Lung cancer patients at bigger cancer centers may have better outcomes

Lung cancer patients at bigger cancer centers may have better outcomes

Lung cancer patients getting radiation at hospitals with higher rates of participation in a clinical trial fared significantly better compared to those at centers with low participation, U.S. researchers say.

Using trial participation as a proxy for the volume of cancer patients a hospital treats, the study found an overall 10 percent difference in survival rates, and that patients at centers with higher participation also had better disease management and fewer adverse events.

“It’s hard to say conclusively but the underlying hypothesis and belief is that at large volume centers, where physicians and care team are specialized in treating that specific type of malignancy, particularly in instances where treatment is life saving or the risk for severe toxicity is high, that outcomes are better at high volume centers, as opposed to small community centers where the people there treat a variety of things,” said lead author Dr. Bree R. Eaton of Winship Cancer Institute of Emory University in Atlanta.

“Radiation as a technology has advanced and is a lot more complex than it used to be,” Eaton told Reuters Health. “In general there’s a lot of nuances and subjectivity.”

Other studies have found that outcomes of high-risk surgery are better at high-volume centers, but there hasn’t been much investigation into the same question for radiation, said Dr. Evan J. Wuthrick of The Ohio State University in Columbus, who was not part of the new study.

Eaton and her coauthors compared outcomes for nearly 500 patients treated at 180 different institutions and participating in a trial of radiation and chemotherapy for locally advanced, or stage III, lung cancer, meaning it has spread to the lymph nodes or invaded critical structures and usually requires at least two types of treatment.

They divided the patients into groups depending on whether their institution was a low-volume center that contributed three or fewer participants to the trial or a high-volume center, which enrolled between 4 and 18 patients.

Half of patients treated at high-volume centers survived at least 26 months after treatment, compared with about 20 months for those at low-volume centers, according to the results published in the Journal of the National Cancer Institute.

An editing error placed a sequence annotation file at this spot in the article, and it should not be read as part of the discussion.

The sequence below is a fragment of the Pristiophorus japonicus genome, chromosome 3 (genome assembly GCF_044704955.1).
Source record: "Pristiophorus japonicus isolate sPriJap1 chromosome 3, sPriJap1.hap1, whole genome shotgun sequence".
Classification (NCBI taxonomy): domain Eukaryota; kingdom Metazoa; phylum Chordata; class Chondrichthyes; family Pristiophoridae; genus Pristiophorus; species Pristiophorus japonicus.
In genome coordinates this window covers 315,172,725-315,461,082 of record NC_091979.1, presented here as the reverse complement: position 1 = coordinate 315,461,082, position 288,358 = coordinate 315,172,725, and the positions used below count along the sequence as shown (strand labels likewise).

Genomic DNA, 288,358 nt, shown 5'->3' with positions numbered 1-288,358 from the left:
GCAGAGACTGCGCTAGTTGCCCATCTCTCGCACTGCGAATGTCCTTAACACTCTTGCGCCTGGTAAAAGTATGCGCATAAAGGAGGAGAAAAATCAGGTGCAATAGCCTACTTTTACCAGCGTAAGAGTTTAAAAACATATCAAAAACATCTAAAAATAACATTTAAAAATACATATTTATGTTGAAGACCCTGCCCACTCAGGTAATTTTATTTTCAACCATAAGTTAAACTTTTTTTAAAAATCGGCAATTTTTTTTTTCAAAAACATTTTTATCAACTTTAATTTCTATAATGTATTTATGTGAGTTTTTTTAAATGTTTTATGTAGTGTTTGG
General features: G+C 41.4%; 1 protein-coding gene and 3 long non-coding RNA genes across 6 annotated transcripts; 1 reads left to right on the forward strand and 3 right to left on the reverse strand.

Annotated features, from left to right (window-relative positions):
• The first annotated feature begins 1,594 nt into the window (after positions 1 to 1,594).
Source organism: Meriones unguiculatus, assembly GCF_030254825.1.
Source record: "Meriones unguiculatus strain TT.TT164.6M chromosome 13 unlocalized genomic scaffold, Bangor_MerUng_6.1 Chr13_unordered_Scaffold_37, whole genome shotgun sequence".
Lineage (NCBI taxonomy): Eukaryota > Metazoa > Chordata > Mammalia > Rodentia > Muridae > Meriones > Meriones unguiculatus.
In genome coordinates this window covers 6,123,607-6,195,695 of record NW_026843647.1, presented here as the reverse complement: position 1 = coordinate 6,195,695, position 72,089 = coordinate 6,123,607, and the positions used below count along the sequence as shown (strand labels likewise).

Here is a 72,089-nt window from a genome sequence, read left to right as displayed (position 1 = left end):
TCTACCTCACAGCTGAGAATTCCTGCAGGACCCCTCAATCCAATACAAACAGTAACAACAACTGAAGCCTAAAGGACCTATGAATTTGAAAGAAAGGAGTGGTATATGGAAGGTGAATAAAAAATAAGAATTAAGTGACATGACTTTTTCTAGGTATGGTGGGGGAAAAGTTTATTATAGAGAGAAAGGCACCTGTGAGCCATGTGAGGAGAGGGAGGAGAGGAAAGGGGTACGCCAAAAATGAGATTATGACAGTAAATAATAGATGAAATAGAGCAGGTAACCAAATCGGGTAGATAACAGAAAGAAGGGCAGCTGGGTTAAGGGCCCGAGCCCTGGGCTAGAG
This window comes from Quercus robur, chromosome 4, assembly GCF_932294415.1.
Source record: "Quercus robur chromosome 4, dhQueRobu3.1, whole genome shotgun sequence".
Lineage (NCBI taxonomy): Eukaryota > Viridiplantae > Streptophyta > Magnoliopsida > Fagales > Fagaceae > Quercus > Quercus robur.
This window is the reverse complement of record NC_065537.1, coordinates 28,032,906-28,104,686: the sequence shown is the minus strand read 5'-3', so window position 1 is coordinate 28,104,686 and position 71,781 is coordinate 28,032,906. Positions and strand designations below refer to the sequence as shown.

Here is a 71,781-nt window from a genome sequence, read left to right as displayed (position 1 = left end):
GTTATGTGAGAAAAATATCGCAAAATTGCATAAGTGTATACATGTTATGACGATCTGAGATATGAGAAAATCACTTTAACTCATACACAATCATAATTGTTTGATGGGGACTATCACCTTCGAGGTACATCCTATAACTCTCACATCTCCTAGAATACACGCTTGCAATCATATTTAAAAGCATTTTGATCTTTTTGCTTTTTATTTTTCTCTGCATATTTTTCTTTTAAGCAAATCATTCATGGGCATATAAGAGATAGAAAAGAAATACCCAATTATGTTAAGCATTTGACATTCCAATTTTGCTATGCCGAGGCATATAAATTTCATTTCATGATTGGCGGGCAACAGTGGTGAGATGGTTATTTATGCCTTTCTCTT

At the two-year point, 55 percent of those treated at high-volume centers had survived compared to 44 percent of patients at low-volume centers. Adverse events related to treatment and withdrawing from the trial because of adverse events were both more common at low-volume centers.

“Approximately 25 percent of these patients live for at least 5 years,” said Dr. Henry Soo-Min Park of Yale University School of Medicine in New Haven, Connecticut, who was not part of the new study. “Therefore, this disease is difficult to control but is potentially curable in some patients following aggressive treatment.”

Patients also got lower radiation doses to critical structures near the tumor site like the heart, and fewer radiation treatment interruptions, the study team notes.

“Optimal radiation therapy requires close collaboration among radiation oncologists, medical oncologists, pharmacists, dosimetrists, physicists, technicians, nurses, social workers and administrative staff, and even the most well-designed treatments for locally advanced non-small cell lung cancer can injure healthy organs,” Park told Reuters Health by email. Survival can be influenced by the quality of the treatments, the appropriateness of side effect management and follow-up, and access to clinical trials, which may depend at least partially on the experience and specialization of the multidisciplinary treatment team, he added.

“In our large study of patients getting chemotherapy and radiation therapy for head and neck cancer, there was a very large effect of institutional volume on survival,” Wuthrick told Reuters Health.

It is too early to know if lung cancer patients should change treatment center based on these findings, Park said.

“There are many factors that go into an individualized decision about where to receive cancer treatment, and case volume should be just one of many factors for each patient to consider,” Park said.

Patients at high-volume centers may be different in some ways from those at low-volume centers, which could also affect their survival, Eaton acknowledged, although in this study they saw no such differences at the start.


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